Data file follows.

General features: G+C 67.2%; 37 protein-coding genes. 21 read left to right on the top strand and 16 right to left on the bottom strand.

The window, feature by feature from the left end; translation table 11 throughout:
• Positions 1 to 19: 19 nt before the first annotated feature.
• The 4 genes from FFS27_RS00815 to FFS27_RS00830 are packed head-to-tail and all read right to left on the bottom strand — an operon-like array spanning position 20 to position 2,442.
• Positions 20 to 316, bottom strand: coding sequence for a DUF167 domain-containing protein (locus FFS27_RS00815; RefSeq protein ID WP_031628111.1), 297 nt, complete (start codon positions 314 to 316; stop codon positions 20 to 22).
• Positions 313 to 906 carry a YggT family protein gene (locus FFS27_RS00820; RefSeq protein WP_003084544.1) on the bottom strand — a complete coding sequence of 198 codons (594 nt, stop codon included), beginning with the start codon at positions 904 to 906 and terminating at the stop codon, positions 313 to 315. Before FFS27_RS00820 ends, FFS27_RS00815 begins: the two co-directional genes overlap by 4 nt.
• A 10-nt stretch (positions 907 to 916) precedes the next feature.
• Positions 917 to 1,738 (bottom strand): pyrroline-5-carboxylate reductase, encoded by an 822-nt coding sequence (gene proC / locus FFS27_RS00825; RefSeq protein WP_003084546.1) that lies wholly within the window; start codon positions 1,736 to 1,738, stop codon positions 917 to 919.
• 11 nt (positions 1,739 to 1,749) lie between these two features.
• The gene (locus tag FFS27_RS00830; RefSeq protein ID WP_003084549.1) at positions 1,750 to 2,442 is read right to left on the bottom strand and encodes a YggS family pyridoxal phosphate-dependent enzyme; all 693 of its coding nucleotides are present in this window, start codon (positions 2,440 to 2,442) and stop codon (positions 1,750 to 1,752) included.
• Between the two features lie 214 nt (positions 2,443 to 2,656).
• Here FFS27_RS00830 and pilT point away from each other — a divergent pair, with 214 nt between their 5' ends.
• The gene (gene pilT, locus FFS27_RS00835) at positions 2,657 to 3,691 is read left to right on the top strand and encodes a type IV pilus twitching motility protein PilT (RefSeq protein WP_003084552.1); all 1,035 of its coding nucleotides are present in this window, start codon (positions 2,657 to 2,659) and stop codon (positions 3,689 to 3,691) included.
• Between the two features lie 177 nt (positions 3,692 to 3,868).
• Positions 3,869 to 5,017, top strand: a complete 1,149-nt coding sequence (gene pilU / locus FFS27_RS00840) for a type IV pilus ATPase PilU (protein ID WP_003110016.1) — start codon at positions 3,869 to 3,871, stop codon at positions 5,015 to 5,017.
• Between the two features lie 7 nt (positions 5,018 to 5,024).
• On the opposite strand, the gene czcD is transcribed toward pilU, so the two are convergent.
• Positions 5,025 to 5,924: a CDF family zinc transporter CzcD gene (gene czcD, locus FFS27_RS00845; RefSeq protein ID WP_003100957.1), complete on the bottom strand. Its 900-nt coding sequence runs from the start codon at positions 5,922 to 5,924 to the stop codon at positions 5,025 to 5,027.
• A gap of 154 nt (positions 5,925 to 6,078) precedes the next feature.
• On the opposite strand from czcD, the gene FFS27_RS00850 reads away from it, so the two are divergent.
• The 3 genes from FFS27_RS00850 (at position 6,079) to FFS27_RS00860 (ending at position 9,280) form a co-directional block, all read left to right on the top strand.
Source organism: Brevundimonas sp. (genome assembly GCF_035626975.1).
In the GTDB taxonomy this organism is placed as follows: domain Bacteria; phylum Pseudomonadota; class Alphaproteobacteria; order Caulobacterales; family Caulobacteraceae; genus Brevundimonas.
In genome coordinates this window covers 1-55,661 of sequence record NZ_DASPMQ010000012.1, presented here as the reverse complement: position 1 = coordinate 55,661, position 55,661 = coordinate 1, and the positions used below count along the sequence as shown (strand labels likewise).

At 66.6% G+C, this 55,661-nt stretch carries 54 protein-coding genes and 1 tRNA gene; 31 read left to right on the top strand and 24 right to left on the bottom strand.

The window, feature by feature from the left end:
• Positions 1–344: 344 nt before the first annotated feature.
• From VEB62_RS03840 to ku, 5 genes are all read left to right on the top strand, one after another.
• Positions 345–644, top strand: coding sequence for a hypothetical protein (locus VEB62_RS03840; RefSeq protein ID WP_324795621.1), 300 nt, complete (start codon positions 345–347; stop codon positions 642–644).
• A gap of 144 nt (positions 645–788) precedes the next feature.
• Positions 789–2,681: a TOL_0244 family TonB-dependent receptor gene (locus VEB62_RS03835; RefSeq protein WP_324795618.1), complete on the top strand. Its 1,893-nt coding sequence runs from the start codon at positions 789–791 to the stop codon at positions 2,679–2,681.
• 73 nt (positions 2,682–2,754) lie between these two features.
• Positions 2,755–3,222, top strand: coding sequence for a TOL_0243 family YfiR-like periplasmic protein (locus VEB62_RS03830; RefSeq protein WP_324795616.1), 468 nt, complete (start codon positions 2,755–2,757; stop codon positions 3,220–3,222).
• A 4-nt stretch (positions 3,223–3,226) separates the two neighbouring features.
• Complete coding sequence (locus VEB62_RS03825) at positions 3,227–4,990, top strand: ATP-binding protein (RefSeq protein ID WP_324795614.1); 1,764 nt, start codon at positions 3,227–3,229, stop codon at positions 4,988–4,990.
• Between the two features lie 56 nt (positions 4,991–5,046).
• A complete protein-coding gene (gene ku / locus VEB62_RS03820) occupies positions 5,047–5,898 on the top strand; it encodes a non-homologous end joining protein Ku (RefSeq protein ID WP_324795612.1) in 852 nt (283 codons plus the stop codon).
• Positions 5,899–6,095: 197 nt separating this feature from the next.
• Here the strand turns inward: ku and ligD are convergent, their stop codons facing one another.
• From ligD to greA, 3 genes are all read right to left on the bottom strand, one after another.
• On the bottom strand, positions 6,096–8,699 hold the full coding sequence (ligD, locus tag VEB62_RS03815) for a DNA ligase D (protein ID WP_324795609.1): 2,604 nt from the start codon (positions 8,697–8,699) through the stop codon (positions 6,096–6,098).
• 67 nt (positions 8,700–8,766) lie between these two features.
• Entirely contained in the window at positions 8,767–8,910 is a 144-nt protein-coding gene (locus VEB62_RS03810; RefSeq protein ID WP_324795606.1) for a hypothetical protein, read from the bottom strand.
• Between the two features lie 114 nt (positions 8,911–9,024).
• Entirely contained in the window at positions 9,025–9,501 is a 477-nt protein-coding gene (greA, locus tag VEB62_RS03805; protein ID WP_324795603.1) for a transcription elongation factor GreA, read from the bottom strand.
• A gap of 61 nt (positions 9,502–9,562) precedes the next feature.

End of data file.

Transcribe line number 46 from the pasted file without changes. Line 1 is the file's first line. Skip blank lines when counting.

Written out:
• A gap of 61 nt (positions 9,502–9,562) precedes the next feature.